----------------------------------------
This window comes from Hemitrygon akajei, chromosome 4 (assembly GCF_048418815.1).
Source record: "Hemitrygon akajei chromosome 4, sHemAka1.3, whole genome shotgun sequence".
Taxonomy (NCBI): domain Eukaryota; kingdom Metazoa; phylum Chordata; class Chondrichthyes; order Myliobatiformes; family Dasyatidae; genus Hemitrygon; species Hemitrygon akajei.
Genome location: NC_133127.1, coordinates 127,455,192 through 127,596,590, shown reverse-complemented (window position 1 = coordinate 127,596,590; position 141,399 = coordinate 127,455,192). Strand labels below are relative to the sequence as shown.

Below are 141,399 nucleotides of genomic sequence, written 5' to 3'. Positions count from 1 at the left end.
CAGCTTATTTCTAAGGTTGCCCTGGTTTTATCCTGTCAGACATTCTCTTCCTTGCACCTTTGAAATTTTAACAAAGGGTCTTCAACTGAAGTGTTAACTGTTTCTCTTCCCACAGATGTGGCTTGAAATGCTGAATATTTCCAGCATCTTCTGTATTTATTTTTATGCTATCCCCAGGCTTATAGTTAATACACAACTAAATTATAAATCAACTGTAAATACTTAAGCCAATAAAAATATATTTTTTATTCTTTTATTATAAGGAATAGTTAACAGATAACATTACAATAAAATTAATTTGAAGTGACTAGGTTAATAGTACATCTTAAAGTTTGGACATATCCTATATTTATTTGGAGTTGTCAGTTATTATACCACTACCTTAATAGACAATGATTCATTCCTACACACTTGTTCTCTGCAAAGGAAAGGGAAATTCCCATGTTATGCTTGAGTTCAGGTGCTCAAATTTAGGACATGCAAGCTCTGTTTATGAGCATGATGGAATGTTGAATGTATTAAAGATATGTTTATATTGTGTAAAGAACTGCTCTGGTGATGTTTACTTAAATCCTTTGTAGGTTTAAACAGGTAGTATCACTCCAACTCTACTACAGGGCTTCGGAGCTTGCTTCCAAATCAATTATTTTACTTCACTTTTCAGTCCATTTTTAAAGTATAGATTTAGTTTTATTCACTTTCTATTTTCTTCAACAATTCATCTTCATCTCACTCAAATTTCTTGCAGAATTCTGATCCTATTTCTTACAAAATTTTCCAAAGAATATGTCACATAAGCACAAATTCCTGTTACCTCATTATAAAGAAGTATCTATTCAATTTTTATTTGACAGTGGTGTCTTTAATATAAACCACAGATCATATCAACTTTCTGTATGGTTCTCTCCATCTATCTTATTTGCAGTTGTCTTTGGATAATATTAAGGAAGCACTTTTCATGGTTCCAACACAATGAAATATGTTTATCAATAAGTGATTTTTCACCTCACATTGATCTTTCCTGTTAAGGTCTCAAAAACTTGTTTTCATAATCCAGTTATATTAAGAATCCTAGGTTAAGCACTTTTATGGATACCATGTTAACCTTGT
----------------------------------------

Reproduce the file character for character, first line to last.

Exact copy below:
This window comes from Hemitrygon akajei, chromosome 4 (assembly GCF_048418815.1).
Source record: "Hemitrygon akajei chromosome 4, sHemAka1.3, whole genome shotgun sequence".
Taxonomy (NCBI): domain Eukaryota; kingdom Metazoa; phylum Chordata; class Chondrichthyes; order Myliobatiformes; family Dasyatidae; genus Hemitrygon; species Hemitrygon akajei.
Genome location: NC_133127.1, coordinates 127,455,192 through 127,596,590, shown reverse-complemented (window position 1 = coordinate 127,596,590; position 141,399 = coordinate 127,455,192). Strand labels below are relative to the sequence as shown.

Below are 141,399 nucleotides of genomic sequence, written 5' to 3'. Positions count from 1 at the left end.
CAGCTTATTTCTAAGGTTGCCCTGGTTTTATCCTGTCAGACATTCTCTTCCTTGCACCTTTGAAATTTTAACAAAGGGTCTTCAACTGAAGTGTTAACTGTTTCTCTTCCCACAGATGTGGCTTGAAATGCTGAATATTTCCAGCATCTTCTGTATTTATTTTTATGCTATCCCCAGGCTTATAGTTAATACACAACTAAATTATAAATCAACTGTAAATACTTAAGCCAATAAAAATATATTTTTTATTCTTTTATTATAAGGAATAGTTAACAGATAACATTACAATAAAATTAATTTGAAGTGACTAGGTTAATAGTACATCTTAAAGTTTGGACATATCCTATATTTATTTGGAGTTGTCAGTTATTATACCACTACCTTAATAGACAATGATTCATTCCTACACACTTGTTCTCTGCAAAGGAAAGGGAAATTCCCATGTTATGCTTGAGTTCAGGTGCTCAAATTTAGGACATGCAAGCTCTGTTTATGAGCATGATGGAATGTTGAATGTATTAAAGATATGTTTATATTGTGTAAAGAACTGCTCTGGTGATGTTTACTTAAATCCTTTGTAGGTTTAAACAGGTAGTATCACTCCAACTCTACTACAGGGCTTCGGAGCTTGCTTCCAAATCAATTATTTTACTTCACTTTTCAGTCCATTTTTAAAGTATAGATTTAGTTTTATTCACTTTCTATTTTCTTCAACAATTCATCTTCATCTCACTCAAATTTCTTGCAGAATTCTGATCCTATTTCTTACAAAATTTTCCAAAGAATATGTCACATAAGCACAAATTCCTGTTACCTCATTATAAAGAAGTATCTATTCAATTTTTATTTGACAGTGGTGTCTTTAATATAAACCACAGATCATATCAACTTTCTGTATGGTTCTCTCCATCTATCTTATTTGCAGTTGTCTTTGGATAATATTAAGGAAGCACTTTTCATGGTTCCAACACAATGAAATATGTTTATCAATAAGTGATTTTTCACCTCACATTGATCTTTCCTGTTAAGGTCTCAAAAACTTGTTTTCATAATCCAGTTATATTAAGAATCCTAGGTTAAGCACTTTTATGGATACCATGTTAACCTTGT